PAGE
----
A study released last week created a bit of a stir in the world of eating and weight. It showed that women, regardless of size, i.e., both thin and obese, who scored higher on a food addiction questionnaire, showed increased brain activity in anticipation of and when actually receiving a chocolate milkshake. It was similar to brain activity in persons who struggle with addiction to substances such as drugs and alcohol.
What this suggests is that, according to the study, for some people food addiction may be real, just as addiction to other substances is.
We at Green Mountain, however, think there are important questions to be explored before claiming that everyone who responds in this way to certain foods is addicted.
Our experience is that many women come to us believing they are addicted to sugar, white flour, etc. But once they’re immersed in healthy living with a focus on developing a healthy relationship with food, they find their addictive-type urges disappear.
One question that comes to mind is the fact that food addiction is generally thought of as a problem among people who struggle with weight. But if we find the same brain response in people regardless of weight, as this study did, what is the implication? Seems like there isn’t one when it comes to weight. Maybe it does, however, when it comes to healthy relationships with food.
To us, this may speak to the fact that women in this country are plagued with diet mentality thinking that drives eating patterns that may set up changes in the brain that may create addictive-type responses. Eating patterns such as the on-again, off-again pattern of dieting/restriction that ends in chronic consumption of high-sugar, high-fat foods as a result of feelings of deprivation. Add to that the typical hurried lifestyles of busy women, along with a food environment that encourages overconsumption of such foods, and the stage is further set.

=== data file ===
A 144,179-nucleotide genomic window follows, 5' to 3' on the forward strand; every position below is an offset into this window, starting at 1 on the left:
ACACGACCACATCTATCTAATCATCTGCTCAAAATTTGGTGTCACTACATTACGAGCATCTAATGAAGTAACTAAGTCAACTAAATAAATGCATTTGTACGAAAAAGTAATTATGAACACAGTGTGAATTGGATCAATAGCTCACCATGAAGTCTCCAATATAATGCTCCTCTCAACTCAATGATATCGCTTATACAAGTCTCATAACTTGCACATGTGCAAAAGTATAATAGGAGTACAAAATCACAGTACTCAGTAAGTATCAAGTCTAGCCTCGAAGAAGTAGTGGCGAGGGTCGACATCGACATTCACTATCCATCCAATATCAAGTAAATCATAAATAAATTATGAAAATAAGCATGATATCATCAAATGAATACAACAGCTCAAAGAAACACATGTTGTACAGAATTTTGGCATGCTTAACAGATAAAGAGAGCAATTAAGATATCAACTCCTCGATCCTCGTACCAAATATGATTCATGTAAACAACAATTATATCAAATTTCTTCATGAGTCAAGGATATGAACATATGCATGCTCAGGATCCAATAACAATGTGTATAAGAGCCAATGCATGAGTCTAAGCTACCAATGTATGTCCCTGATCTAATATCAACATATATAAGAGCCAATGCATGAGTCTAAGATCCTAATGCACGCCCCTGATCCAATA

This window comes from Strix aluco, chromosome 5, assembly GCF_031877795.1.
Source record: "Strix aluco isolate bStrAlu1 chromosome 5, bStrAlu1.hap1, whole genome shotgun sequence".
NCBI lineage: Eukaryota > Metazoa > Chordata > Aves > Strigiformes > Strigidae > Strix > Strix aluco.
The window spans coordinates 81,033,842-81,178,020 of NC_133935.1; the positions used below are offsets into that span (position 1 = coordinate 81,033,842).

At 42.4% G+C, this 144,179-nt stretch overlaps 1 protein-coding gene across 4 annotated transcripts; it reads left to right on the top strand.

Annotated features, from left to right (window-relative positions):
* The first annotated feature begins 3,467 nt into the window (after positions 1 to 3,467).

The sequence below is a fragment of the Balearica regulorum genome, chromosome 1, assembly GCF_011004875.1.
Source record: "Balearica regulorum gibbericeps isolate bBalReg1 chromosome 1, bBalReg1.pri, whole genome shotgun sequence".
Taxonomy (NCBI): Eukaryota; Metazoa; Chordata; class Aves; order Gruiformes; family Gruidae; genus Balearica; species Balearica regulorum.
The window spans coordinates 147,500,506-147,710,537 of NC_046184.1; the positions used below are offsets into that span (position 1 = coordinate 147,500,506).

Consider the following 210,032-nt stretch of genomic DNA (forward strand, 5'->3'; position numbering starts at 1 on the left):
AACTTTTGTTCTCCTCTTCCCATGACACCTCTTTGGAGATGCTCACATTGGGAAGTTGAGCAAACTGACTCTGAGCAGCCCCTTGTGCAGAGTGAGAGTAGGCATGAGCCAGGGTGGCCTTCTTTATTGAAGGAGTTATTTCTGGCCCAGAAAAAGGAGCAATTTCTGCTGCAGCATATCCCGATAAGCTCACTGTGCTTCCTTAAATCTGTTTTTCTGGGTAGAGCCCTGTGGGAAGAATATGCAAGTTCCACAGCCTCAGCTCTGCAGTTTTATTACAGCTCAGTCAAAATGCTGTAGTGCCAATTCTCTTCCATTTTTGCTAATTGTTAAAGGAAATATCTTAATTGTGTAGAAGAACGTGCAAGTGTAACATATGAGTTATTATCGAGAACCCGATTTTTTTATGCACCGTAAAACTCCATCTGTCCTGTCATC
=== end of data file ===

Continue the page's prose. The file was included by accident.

Additionally, we wonder whether labeling an unhealthy relationship with food as an addiction promotes learned helplessness for many. In other words, when we believe we are addicted to something, we feel powerless about our ability to change our reaction to it. Without doing any brain scans, our experience is that healthy eating/living can change the situation for many.
This a fascinating area and one I think warrants study. And while all the answers aren’t in yet, we’re weighing in on the side of the power of healthy eating/healthy living in being able to improve this picture for the vast majority of women who come to our healthy weight retreat and weight management program for women. We’ve just seen it happen too many times over the almost four decades we’ve been helping women learn how to take charge of their eating, to support their well-being.
Food for thought on a Friday.
We hope you have a great weekend, enjoying eating what you want in a way that makes you feel great!